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Development of a Sample Preparation Method for Aflatoxin Determination in Thai Medicinal Plants

In Thailand, the government is now promoting sustainable development and health, particularly in the rural area. Among many strategic means employed, the use of herbal medicine has been put forward nation-wide. By increasing the proportion of herbal medicine usage, people can gain accessibility to their essential drugs, save cost on healthcare, and support domestic economy. However to achieve these ultimate goals, the public must obtain considerable evidence of both the efficacy and safety of herbal medicine [Calixto 2000].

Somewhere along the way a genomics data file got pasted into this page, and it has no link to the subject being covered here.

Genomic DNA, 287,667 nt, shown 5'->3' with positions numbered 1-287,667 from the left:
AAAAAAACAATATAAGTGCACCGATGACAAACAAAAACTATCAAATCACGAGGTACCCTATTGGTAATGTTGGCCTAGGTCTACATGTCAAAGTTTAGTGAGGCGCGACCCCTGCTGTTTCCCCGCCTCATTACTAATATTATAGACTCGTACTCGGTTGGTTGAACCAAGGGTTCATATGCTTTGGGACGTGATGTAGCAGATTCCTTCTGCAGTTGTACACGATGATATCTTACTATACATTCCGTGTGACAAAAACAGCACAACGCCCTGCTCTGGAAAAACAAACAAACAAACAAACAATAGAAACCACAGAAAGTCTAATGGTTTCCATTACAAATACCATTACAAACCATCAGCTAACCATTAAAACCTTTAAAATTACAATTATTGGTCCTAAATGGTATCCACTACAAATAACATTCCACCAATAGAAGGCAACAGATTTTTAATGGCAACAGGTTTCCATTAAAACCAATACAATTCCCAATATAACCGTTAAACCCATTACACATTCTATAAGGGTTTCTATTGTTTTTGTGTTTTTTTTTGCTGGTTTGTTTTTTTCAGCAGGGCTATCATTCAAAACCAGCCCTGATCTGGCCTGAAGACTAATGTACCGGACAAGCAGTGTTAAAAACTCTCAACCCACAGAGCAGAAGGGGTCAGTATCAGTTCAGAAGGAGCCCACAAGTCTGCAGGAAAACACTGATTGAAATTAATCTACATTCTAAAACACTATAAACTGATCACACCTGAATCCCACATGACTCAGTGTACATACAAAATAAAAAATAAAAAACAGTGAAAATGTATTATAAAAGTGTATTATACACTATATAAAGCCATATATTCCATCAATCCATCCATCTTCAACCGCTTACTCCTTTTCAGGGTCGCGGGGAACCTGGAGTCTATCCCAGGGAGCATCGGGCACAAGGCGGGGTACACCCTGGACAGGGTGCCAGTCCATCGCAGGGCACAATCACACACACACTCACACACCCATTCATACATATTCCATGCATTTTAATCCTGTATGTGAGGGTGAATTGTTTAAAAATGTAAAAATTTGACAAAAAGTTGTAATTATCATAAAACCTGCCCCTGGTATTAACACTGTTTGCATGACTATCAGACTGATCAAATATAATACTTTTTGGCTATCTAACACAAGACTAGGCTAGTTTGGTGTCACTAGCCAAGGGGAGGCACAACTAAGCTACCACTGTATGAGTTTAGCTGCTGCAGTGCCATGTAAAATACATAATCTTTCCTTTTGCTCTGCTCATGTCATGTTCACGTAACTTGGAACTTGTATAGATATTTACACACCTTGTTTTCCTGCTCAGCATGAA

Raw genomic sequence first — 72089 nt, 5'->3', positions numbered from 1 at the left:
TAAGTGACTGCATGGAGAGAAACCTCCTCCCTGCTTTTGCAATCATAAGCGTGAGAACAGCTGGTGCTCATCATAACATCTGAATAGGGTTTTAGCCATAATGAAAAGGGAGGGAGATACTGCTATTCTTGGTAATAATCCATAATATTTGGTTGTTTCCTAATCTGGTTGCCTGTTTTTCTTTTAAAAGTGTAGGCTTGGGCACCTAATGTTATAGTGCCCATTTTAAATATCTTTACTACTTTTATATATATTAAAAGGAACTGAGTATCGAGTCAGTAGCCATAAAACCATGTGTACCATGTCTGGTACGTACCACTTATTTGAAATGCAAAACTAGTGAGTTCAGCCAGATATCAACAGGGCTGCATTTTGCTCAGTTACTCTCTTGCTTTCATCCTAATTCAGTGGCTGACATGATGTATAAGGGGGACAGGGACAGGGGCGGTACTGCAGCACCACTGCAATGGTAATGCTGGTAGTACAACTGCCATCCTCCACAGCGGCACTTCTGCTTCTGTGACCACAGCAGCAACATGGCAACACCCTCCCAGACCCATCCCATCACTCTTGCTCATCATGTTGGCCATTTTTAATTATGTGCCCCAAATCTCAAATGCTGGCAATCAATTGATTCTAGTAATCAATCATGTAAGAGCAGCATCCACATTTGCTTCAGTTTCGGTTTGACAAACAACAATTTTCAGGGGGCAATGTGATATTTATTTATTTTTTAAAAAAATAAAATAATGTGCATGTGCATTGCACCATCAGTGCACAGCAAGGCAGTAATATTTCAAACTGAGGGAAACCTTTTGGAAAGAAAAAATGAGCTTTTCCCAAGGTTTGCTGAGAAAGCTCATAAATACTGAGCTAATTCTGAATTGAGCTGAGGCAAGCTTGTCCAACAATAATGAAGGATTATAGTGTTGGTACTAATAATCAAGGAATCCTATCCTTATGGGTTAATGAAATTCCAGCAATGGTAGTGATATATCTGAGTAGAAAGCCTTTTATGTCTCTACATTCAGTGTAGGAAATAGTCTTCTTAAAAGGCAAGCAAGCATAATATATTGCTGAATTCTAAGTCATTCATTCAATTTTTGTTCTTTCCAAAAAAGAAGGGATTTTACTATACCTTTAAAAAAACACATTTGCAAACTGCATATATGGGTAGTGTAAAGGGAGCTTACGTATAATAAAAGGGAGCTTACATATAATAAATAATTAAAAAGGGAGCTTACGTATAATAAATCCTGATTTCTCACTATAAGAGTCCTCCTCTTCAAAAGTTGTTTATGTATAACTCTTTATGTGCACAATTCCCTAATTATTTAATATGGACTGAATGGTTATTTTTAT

It is well understood that medicinal plant materials, including herbal tea, if collected and stored improperly may lead to toxigenic mould growth and possibly mycotoxin contamination [Hitokito et al. 1978; Abeywickrama & Bean 1991; Roy et al. 1988; Halt 1998; Efuntoge 1999]. Unfortunately, several current analytical methods for screening and detecting mycotoxin, i.e. TLC, ELISA, when applied to herbal products often limited their performance due to highly background interference [DiProssimo & Malek, 1996; WHO 1998]. It is not uncommon in tropical countries like Thailand to get problem with mycotoxin contamination in varieties of agricultural products [Sripathomswat & Thasnakorn, 1981, Chokevivat, 2000]. Therefore, more systematic and extensive investigations on mycotoxin contamination to Thai herbal medicine may be needed, before any relevant recommendation and regulation can set off.
Project leader
Razzazi-Fazeli Ebrahim
Type of Research
Applied research
Vetmed Research Units
Institute of Animal Nutrition and Functional Plant Compounds
Projekt partner
Funded by
Asea-Uninet, , Austria
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